The rise and rise of the GPS mobile – but not for mobile advertising
Like many stories at the moment about GPS, the author makes a few generalisations.
In the closing paragraphs, the BBC reporter Marc Cieslak notes
“This location based technology does throw up the potential for annoying features however.
If retailers and marketing companies could have access to a user’s GPS location, targeted advertisements and updates relating to things like the nearest high street coffee shop chain could also start clogging up your phone’s screen.
Targeted location based advertising could indeed become an irritation. As could our friends and loved ones tracking our every movement.”
I am presuming Marc has not read my guest post over on msearchgroove.com which explains how GPS is not suitable for mobile advertising – specifically, we have unquestionably accepted the false assumption that location is really just about GPS (Global Positioning Systems) technology.
GPS is accurate – if used outdoors, if the user has it switched on, and if the handset has the capability. Since we cannot assume that these three key criteria are met, we cannot rely on mobile advertising based on GPS alone to deliver the best results.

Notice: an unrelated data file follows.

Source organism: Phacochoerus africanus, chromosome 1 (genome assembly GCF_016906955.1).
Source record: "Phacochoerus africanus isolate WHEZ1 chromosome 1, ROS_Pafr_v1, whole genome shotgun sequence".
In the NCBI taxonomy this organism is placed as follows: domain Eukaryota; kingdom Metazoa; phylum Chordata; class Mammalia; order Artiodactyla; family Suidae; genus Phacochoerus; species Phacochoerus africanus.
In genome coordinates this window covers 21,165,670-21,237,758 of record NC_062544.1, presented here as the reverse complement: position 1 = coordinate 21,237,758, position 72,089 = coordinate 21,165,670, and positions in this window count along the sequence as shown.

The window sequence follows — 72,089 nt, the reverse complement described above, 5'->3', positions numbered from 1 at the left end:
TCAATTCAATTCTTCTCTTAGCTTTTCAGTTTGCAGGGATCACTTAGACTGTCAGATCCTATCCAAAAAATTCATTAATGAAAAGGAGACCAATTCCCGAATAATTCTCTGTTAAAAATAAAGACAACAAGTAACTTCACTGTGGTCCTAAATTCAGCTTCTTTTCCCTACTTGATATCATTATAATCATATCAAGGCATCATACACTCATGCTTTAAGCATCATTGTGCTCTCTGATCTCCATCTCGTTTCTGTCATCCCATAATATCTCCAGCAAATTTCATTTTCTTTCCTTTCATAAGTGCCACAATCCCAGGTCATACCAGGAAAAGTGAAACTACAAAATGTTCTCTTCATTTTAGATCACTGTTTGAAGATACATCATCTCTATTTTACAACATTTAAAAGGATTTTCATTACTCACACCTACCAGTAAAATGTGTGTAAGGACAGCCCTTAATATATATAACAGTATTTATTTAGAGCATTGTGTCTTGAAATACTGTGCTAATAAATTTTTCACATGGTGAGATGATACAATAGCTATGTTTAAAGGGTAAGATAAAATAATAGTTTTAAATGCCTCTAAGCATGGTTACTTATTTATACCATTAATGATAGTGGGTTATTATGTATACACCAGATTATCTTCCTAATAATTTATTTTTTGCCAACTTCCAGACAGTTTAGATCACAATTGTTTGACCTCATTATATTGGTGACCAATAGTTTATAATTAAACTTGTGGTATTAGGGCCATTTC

Put simply, GPS is excellent for outdoor navigation, but severely challenged when used indoors. What’s more, the battery life of a mobile phone with the GPS turned on can be measured in single digit hours.
The rest of the Click article and story has a focus on the use of GPS for navigation, for which it is perfectly qualified. Nokia’s recent release of their 6210 device, with a built in compass is targeted at pedestrian navigators, who will need the compass to point them in the right direction, as pedestrian speeds are sometimes too slow for the GPS to quickly work out which direction you are travelling in.
If we assume that most of the mobile advertising ideas are aimed at pedestrians in the vicinity of a shop with which they have a relationship (and therefore will be happy to receive a targeted ad), then the need for a compass in a pedestrian navigator points to one of the many problems that will face GPS implementations of push mobile advertising solutions. Read my post on zone detection to understand how there really is a better way.